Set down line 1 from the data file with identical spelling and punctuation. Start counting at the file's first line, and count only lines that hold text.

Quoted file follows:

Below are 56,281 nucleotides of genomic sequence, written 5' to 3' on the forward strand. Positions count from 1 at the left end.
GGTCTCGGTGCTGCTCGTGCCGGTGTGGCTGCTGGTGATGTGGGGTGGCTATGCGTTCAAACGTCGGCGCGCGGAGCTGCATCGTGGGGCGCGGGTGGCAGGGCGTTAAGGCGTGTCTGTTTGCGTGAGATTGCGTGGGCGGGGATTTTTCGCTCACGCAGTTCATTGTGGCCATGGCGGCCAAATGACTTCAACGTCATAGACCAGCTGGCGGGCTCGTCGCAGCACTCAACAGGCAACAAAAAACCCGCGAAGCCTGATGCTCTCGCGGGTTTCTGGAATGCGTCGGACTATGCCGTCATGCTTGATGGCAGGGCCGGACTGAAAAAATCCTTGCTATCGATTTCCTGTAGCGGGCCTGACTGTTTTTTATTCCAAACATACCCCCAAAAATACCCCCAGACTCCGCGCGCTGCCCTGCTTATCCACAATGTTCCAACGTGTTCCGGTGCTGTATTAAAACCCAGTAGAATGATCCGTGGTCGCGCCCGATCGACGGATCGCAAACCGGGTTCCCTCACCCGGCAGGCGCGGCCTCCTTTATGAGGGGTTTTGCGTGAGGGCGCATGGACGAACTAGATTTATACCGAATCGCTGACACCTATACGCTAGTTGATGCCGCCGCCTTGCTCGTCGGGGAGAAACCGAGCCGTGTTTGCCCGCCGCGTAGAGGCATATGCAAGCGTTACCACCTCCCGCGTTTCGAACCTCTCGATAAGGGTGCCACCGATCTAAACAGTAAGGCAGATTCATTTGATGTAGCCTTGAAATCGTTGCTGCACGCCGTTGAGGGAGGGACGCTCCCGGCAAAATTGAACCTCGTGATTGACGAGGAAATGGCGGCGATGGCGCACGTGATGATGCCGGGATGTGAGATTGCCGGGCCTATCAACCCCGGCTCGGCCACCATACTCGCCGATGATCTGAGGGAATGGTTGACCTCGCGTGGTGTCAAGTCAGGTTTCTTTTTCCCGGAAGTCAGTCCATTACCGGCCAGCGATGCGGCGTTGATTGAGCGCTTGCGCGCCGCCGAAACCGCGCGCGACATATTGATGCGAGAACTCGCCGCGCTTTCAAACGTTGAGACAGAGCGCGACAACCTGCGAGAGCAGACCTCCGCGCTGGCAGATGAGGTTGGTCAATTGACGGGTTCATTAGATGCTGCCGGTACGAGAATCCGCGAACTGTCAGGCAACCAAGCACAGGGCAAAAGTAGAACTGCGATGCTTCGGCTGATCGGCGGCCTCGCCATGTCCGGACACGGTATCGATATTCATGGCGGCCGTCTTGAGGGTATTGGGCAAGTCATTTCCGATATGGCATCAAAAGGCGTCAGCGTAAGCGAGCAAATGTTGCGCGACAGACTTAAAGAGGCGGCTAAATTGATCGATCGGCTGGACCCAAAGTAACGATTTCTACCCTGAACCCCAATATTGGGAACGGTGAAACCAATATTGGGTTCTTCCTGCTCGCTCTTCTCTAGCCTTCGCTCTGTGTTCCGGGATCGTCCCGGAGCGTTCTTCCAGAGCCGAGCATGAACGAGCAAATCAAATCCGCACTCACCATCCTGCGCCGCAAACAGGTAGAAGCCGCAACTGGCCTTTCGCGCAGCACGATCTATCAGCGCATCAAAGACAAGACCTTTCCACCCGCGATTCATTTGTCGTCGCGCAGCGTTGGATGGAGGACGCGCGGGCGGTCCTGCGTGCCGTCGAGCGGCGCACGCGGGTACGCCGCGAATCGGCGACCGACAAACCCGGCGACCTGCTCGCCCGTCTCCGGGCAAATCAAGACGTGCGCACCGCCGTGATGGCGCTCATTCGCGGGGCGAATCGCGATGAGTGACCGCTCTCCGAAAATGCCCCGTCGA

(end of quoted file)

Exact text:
Below are 56,281 nucleotides of genomic sequence, written 5' to 3' on the forward strand. Positions count from 1 at the left end.